Amgen and Millennium: The Takeda Oncology Company, a subsidiary of Takeda Pharmaceutical Company Limited announced that enrollment in the Phase 3 MONET1 trial evaluating motesanib (AMG 706) in combination with paclitaxel and carboplatin for the first-line treatment of advanced non-small cell lung cancer (NSCLC) has been temporarily suspended following a planned safety data review of 600 patients by the study's independent Data Monitoring Committee (DMC). Motesanib is part of a broad co-development program between Amgen and Takeda.
The DMC recommended that enrollment in the study, which allowed both squamous and non-squamous NSCLC patients, be suspended based on an observation of higher early mortality rates in the motesanib group compared to the placebo group. In addition, the DMC recommended that the patients with squamous NSCLC immediately discontinue motesanib therapy based on an observation of a higher incidence of hemoptysis. The DMC did not recommend discontinuation of motesanib therapy for the patients with non-squamous NSCLC. The DMC will review updated data after three months.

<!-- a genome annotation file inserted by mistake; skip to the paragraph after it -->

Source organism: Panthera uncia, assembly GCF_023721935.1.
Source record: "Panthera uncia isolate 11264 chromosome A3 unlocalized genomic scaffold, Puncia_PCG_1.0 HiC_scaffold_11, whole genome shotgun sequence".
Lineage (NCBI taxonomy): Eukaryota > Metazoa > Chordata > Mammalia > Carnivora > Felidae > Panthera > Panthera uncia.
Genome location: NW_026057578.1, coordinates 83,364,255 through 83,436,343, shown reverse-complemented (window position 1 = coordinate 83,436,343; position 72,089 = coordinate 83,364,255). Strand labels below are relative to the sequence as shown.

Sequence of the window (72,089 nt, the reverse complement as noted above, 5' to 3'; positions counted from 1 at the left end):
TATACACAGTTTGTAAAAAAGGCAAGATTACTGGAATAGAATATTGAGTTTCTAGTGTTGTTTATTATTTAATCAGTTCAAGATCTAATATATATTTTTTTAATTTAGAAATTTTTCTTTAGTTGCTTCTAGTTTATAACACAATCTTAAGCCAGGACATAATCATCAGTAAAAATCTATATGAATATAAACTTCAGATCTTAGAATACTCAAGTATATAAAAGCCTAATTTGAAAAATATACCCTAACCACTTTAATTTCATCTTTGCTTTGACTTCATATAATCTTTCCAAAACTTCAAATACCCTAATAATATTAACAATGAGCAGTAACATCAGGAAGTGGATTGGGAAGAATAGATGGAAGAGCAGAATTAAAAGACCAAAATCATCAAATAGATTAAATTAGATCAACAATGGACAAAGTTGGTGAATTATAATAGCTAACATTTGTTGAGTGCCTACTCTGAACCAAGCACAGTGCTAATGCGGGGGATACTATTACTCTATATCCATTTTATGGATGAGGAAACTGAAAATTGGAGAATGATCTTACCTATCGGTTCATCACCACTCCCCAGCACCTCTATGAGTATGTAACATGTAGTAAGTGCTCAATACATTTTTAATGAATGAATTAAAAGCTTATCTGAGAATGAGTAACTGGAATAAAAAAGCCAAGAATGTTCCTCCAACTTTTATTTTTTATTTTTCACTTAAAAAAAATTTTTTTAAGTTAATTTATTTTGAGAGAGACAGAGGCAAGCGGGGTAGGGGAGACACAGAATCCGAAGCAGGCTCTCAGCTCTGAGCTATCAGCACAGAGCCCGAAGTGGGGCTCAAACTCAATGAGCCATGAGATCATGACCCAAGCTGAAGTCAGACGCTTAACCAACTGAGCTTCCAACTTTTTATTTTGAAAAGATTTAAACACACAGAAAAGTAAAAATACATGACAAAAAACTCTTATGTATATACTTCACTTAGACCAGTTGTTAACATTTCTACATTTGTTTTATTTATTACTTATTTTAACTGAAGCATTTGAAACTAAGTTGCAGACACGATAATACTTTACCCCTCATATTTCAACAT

Amgen, in collaboration with Takeda Bio Development Center, is implementing both of the DMC's recommendations and notifying worldwide regulatory agencies, including the U.S. Food and Drug Administration (FDA), European Medicines Agency (EMEA), and Japan's Pharmaceuticals and Medical Devices Agency (PMDA), as well as motesanib clinical investigators.
"While we are disappointed in this outcome, it is consistent with data seen with some other anti-VEGF therapies and appears to constitute a class effect of these types of agents," said Roger M. Perlmutter, M.D., Ph.D., executive vice president of Research and Development at Amgen. "Patient safety is our top priority, hence we have acted quickly to implement the recommendations of the DMC. Working with our development partner, Takeda, we will continue to evaluate the therapeutic potential of motesanib in non-squamous NSCLC and metastatic breast cancer, as well as in other solid tumors."
"NSCLC continues to be an area where new and effective therapies are needed. We look forward to the follow up recommendations from the DMC in order to chart the best path forward for the development of this molecule," said Nancy Simonian, M.D., chief medical officer, Millennium: The Takeda Oncology Company.